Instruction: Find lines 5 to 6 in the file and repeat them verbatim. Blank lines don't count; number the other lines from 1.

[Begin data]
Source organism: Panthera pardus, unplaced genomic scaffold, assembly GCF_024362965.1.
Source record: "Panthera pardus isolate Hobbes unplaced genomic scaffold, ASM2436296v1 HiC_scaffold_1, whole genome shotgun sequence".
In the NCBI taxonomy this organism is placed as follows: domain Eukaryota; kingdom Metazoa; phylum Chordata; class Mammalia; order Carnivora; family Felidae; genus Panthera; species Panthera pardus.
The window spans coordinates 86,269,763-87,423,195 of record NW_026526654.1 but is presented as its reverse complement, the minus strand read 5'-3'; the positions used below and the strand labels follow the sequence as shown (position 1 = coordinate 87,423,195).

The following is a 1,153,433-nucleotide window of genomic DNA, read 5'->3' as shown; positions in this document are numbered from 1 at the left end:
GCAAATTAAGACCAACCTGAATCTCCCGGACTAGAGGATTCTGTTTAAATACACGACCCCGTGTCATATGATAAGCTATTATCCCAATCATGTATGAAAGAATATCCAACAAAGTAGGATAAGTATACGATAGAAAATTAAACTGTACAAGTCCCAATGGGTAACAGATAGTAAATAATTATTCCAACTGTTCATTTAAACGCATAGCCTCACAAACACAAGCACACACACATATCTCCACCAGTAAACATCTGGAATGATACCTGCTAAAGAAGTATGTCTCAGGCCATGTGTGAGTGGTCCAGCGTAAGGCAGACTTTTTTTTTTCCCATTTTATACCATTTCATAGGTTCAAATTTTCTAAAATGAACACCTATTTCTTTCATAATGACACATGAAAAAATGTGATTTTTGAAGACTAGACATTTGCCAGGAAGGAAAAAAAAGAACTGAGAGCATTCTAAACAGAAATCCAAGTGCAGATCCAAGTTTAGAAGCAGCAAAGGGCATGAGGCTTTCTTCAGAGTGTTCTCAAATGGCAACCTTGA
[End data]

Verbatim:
The following is a 1,153,433-nucleotide window of genomic DNA, read 5'->3' as shown; positions in this document are numbered from 1 at the left end:
GCAAATTAAGACCAACCTGAATCTCCCGGACTAGAGGATTCTGTTTAAATACACGACCCCGTGTCATATGATAAGCTATTATCCCAATCATGTATGAAAGAATATCCAACAAAGTAGGATAAGTATACGATAGAAAATTAAACTGTACAAGTCCCAATGGGTAACAGATAGTAAATAATTATTCCAACTGTTCATTTAAACGCATAGCCTCACAAACACAAGCACACACACATATCTCCACCAGTAAACATCTGGAATGATACCTGCTAAAGAAGTATGTCTCAGGCCATGTGTGAGTGGTCCAGCGTAAGGCAGACTTTTTTTTTTCCCATTTTATACCATTTCATAGGTTCAAATTTTCTAAAATGAACACCTATTTCTTTCATAATGACACATGAAAAAATGTGATTTTTGAAGACTAGACATTTGCCAGGAAGGAAAAAAAAGAACTGAGAGCATTCTAAACAGAAATCCAAGTGCAGATCCAAGTTTAGAAGCAGCAAAGGGCATGAGGCTTTCTTCAGAGTGTTCTCAAATGGCAACCTTGA